You can say:

from mtd_cycles as mc, pregs as p, members as m

Or simply:

from mtd_cycles mc, pregs p, members m

Then you can rewrite the query from question 6 as follows: (this query has not been fixed by the answer to #6, so don't run this query unless you've fixed it first!)

select mc.sname
     , mc.ddate
     , extract(year from mc.ddate) as year
     , hydroyear(mc.ddate) as hydroyr
     , extract(month from mc.ddate) as month
     , p.resume
     , m.grp
  from mtd_cycles mc
  join pregs p
    on p.conceive = mc.dcpid
  join members m
    on m.sname = mc.sname
  where mc.ddate > '1999-10-31'
  order by mc.ddate limit 100;

When you give the tables aliases, you can name them whatever you want; you don't HAVE to pick the first letter of the table like in the example above.

Now write a query using aliases that will provide the minimum, maximum, mean, and standard error for age (in years) at maturity of males and females, with separate rows for males and females but using only one query (you’ll need to use “group by”). Include only baboons born in wild-feeding study groups whose birth date is both known to within a few weeks and whose maturedate is known (hint: pay attention to the matgrp, bstatus, and mstatus columns). Be sure to name the output columns by placing “as column_name” at the end of each row that’s doing math for you. How do the results compare if you don’t constrain the results by matgrp, bstatus, and mstatus? (Hint: you’ll need biograph and maturedates.) (Another hint: "wild-feeding" = "grp < 3")

9. Write a query that will create a list of all adult males who have ever lived in a wild-feeding study group. Include the male’s sname, birthdate, the date he attained adult rank, his statdate, his biograph "status" (alive, dead, or censored), and a count of all offspring the male is known to have sired (be sure to include adult males who have no known offspring!). (Hint: You’ll need biograph, rankdates, and parents.) (Another hint: to get all the males who have ever lived in a wild-feeding study group, you'll need to use a subquery that involves one or more other tables, i.e. not biograph, rankdates, nor parents.)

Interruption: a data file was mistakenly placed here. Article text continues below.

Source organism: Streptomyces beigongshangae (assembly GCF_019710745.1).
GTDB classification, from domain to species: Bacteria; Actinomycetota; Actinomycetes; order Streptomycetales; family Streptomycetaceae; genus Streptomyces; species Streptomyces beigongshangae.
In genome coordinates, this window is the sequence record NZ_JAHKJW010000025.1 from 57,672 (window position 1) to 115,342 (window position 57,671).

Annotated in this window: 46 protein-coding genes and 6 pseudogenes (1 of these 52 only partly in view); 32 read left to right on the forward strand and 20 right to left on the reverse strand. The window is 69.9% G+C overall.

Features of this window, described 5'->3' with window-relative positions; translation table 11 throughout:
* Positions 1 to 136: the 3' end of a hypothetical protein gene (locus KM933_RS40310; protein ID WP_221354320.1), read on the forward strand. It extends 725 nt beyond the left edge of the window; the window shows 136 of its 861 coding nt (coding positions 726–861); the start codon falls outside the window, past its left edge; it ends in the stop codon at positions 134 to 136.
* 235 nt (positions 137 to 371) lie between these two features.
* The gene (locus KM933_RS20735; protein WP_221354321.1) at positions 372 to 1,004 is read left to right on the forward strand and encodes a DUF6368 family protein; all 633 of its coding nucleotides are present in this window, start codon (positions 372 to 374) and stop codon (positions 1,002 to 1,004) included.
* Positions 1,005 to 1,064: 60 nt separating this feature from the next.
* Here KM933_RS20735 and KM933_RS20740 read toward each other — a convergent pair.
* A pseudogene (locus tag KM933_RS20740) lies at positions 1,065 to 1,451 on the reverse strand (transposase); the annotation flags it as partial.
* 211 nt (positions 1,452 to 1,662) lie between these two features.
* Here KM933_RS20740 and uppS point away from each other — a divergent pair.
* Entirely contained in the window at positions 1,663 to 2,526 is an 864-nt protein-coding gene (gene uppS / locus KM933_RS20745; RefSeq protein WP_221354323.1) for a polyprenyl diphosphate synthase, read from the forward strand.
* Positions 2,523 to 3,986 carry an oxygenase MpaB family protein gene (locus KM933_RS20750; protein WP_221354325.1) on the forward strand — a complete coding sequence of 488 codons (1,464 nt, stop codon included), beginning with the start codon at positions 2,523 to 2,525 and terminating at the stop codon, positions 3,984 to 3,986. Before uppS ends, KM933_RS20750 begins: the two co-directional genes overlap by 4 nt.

10. Throughout the 50+ years of baboon project history, there have been periods of time when data collection was interrupted or was generally sparser than usual. Also, there are periods of time where study groups are in the process of a fission into two or more new groups, or fusing multiple groups into a new one. Data from these fission/fusion periods can be weird in numerous ways. For most analyses, it's important that you be aware of these periods (both the data interruptions and the fissions/fusions) and handle your data appropriately. Exactly what is "appropriate" is a topic that you will need to discuss with your advisor/principal investigator/etc.

In this question, we'll work with some of the tools available to you to help you identify these periods:

Before you proceed with this question, go look at each of these tables/views and make sure you understand what information they contain.

Now let's use these tools to answer some questions. You’re interested in creating grooming networks for groups six months before, during, and six months after each fission. Before you do that, you need to know which fissions have grooming data consistently throughout the periods you are looking at.

11. You have probably noticed by now that nearly every table in Babase has a column called "Sys_Period".


There are additional quiz and quiz-like questions available that are more illustrative of real-world queries.

Questions 1-7 were created by Karl O. Pinc, Susan C. Alberts and Niki H. Learn. Questions 8-10 were written by Niki H. Learn, with some revisions by Jake Gordon. Question 11 is all Jake's fault.

BabaseQuiz (last edited 2022-05-03 21:04:50 by JakeGordon)

Wiki content based upon work supported by the National Science Foundation under Grant Nos. 0323553 and 0323596. Any opinions, findings, conclusions or recommendations expressed in this material are those of the wiki contributor(s) and do not necessarily reflect the views of the National Science Foundation.